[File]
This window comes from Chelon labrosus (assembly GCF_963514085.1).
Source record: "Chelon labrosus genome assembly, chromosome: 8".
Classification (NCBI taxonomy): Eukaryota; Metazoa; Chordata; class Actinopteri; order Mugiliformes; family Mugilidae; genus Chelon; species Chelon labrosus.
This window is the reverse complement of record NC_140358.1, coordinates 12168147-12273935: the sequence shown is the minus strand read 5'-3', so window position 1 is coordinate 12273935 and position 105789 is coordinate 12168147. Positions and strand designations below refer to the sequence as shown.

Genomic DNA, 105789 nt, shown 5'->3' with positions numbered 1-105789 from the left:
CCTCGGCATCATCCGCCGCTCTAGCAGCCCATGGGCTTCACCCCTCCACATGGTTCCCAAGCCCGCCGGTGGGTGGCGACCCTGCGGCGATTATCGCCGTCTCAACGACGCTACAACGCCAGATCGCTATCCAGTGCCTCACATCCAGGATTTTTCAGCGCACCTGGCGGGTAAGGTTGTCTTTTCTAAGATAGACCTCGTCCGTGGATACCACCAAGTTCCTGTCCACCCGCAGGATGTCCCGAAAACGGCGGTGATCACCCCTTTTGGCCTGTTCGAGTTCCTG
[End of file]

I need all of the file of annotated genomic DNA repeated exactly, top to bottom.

This window comes from Chelon labrosus (assembly GCF_963514085.1).
Source record: "Chelon labrosus genome assembly, chromosome: 8".
Classification (NCBI taxonomy): Eukaryota; Metazoa; Chordata; class Actinopteri; order Mugiliformes; family Mugilidae; genus Chelon; species Chelon labrosus.
This window is the reverse complement of record NC_140358.1, coordinates 12168147-12273935: the sequence shown is the minus strand read 5'-3', so window position 1 is coordinate 12273935 and position 105789 is coordinate 12168147. Positions and strand designations below refer to the sequence as shown.

Genomic DNA, 105789 nt, shown 5'->3' with positions numbered 1-105789 from the left:
CCTCGGCATCATCCGCCGCTCTAGCAGCCCATGGGCTTCACCCCTCCACATGGTTCCCAAGCCCGCCGGTGGGTGGCGACCCTGCGGCGATTATCGCCGTCTCAACGACGCTACAACGCCAGATCGCTATCCAGTGCCTCACATCCAGGATTTTTCAGCGCACCTGGCGGGTAAGGTTGTCTTTTCTAAGATAGACCTCGTCCGTGGATACCACCAAGTTCCTGTCCACCCGCAGGATGTCCCGAAAACGGCGGTGATCACCCCTTTTGGCCTGTTCGAGTTCCTG